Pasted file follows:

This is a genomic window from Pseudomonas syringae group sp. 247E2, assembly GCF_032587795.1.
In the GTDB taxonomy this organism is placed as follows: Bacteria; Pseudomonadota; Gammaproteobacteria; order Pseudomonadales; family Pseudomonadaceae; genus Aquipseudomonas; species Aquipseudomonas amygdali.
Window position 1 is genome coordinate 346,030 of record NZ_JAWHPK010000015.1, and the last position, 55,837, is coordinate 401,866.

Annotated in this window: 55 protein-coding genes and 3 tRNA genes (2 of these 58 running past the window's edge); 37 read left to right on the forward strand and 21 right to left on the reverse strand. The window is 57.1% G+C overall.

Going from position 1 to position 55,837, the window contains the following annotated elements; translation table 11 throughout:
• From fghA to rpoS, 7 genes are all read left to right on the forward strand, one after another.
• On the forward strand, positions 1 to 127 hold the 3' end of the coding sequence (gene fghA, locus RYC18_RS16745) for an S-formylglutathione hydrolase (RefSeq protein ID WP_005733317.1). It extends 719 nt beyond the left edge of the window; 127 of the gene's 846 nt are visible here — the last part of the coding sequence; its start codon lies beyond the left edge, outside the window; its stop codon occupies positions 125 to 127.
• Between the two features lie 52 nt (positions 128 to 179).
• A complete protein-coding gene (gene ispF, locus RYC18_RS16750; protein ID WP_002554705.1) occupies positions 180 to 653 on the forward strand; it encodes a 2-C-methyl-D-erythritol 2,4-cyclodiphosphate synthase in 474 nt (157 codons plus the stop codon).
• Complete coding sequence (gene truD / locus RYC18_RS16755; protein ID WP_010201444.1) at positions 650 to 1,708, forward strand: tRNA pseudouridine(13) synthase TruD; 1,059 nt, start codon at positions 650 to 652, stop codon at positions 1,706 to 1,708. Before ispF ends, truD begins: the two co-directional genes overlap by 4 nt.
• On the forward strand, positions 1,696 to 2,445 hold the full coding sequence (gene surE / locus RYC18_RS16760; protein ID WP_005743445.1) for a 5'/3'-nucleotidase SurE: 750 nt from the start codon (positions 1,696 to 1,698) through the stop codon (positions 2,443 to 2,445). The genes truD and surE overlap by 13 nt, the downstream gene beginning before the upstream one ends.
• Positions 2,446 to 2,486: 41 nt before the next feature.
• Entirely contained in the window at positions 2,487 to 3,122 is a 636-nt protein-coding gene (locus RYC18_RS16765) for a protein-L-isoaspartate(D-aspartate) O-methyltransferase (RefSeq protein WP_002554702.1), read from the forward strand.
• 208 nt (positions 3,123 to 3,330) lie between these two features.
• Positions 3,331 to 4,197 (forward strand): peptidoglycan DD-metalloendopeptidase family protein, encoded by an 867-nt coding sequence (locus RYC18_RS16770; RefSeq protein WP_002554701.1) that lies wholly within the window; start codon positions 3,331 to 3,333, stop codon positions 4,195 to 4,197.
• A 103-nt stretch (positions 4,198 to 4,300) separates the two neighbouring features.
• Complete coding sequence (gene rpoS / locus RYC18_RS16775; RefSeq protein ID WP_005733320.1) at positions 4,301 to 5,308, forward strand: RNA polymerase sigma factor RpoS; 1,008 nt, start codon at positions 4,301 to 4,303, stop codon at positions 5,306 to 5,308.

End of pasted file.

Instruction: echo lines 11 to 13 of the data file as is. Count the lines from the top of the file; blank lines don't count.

• On the forward strand, positions 1,696 to 2,445 hold the full coding sequence (gene surE / locus RYC18_RS16760; protein ID WP_005743445.1) for a 5'/3'-nucleotidase SurE: 750 nt from the start codon (positions 1,696 to 1,698) through the stop codon (positions 2,443 to 2,445). The genes truD and surE overlap by 13 nt, the downstream gene beginning before the upstream one ends.
• Positions 2,446 to 2,486: 41 nt before the next feature.
• Entirely contained in the window at positions 2,487 to 3,122 is a 636-nt protein-coding gene (locus RYC18_RS16765) for a protein-L-isoaspartate(D-aspartate) O-methyltransferase (RefSeq protein WP_002554702.1), read from the forward strand.